Black History Month as told through music

February 16, 2023

Black History Month can often be connected to one key thing: music. Throughout many historical hardships, black people have found ways of protest, freedom, and happiness through music. 

Much of modern music stems from African-American created genres. From Jazz to the Blues to Rock n’ Roll, modern music as we know it came from African-Americans. These advancements, and the movements behind them, are celebrated and remembered as we remember Black History, especially throughout the month of February, Black History Month.

Photo by Cecilio Ricardo

“I really love Ella Fitzgerald. She was a scat singer. She’s amazing. I love her. I also love Aretha Franklin… because she literally had the best runs in the industry,” said Kayla Arnold, member of ADHS Black & Brown Student Union, Chorus, and Athens Theatre Program.

Ella Fitzgerald, like Aretha Franklin, was a famous singer who was known for her perfection of the art of music. She was often called things like “the queen of jazz” or “ the first lady of jazz”. Fitzgerald had many well known songs such as Body and Soul and Easy Living and was a popular artist from the 1930s to the 1990s. She broke down many racial barriers through her singing and is an important figure on the topic of racial equality. Aretha Franklin, now deceased, was a singer also known as the “Queen of Soul.” She held free concerts, funded civil rights groups, and fundraised with Martin Luther King to gain support for the civil rights movement. Franklin is now known as a trailblazer for African-American women and the entire music industry.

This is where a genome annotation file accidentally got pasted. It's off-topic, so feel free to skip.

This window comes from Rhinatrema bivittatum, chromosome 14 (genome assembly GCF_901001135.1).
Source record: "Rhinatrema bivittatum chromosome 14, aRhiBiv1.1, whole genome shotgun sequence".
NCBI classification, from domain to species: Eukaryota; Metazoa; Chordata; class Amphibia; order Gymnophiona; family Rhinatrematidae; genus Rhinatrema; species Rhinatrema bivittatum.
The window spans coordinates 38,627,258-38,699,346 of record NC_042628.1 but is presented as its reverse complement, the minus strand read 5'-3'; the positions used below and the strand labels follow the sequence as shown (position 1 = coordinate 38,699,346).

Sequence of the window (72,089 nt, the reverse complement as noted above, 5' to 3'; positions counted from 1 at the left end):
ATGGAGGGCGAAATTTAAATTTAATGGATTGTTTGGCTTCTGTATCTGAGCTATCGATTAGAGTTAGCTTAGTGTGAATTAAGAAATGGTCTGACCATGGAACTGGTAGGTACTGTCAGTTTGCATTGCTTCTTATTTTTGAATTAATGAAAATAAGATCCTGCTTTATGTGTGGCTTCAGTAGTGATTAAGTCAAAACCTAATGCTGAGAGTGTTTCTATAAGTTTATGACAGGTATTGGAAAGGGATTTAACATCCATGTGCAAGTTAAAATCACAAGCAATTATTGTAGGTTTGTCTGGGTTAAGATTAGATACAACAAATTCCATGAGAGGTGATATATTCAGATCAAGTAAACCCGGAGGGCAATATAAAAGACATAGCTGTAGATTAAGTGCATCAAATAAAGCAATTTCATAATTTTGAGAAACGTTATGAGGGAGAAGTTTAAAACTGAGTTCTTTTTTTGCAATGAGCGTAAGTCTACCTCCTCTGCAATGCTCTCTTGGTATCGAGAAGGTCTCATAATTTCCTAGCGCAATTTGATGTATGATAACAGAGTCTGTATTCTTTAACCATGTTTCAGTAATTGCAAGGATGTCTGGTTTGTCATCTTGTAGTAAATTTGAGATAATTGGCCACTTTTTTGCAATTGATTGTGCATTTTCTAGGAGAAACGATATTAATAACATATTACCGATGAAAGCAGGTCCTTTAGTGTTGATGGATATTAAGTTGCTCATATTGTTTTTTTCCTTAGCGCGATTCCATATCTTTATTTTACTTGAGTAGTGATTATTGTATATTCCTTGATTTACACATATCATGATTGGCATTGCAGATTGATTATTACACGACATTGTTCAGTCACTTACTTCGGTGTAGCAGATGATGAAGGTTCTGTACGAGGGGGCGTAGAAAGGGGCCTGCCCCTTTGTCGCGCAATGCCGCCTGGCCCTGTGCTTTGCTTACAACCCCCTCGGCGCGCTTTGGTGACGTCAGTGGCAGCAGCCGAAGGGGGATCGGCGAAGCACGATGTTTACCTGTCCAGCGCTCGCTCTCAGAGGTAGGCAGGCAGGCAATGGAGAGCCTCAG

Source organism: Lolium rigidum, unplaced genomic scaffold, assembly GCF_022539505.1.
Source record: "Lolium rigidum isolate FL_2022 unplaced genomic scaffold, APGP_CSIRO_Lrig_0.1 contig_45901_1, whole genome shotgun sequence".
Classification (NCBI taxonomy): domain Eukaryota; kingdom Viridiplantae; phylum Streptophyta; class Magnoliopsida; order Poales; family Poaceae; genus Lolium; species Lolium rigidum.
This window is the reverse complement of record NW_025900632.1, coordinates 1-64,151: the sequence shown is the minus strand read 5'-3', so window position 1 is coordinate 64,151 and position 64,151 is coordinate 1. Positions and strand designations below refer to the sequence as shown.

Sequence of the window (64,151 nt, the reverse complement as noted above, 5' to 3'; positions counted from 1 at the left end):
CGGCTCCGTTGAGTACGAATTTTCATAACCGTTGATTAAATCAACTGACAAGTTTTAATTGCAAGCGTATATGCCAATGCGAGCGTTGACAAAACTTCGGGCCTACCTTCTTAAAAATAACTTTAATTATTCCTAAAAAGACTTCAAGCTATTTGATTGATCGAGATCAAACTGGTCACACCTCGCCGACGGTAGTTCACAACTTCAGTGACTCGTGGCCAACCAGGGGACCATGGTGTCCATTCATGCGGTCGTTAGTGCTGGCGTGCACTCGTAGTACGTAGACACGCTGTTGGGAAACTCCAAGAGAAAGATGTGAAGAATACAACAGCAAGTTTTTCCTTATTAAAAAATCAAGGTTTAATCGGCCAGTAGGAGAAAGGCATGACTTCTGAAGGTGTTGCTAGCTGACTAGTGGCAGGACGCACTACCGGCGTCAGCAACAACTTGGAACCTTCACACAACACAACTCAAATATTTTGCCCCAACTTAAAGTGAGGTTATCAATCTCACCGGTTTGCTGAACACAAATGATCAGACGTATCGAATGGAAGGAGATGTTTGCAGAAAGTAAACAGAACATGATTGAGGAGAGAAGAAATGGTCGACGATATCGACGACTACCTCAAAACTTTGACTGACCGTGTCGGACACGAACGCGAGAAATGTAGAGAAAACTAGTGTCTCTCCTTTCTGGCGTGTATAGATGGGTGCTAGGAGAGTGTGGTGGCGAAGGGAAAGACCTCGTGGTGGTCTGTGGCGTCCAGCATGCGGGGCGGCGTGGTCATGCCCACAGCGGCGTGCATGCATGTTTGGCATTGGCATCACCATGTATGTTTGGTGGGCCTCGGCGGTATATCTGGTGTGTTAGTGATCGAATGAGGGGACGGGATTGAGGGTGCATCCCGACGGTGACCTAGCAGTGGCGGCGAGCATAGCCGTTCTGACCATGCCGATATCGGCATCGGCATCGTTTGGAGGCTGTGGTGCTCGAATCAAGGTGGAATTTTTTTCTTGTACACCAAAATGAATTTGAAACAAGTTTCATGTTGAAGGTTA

“We [African-Americans] grew up on music. We went through a lot of hardship through music,” Arnold said.

Black artists in music have a direct connection to the impact and widespread celebration of Black History Month. African-American artists and musicians celebrate their historical accomplishments throughout the month of February and appreciate their past. According to the U.S. Bureau of Labor Statistics, 13.6% of musicians and singers in the music industry were black as of 2022. Although there has been criticism about the lack of diversity in the music industry, music is undoubtedly an important part of black history.

“I feel like this month just has so much to do with musically inclined people or just people who love to listen to music in general,” said Arnold.

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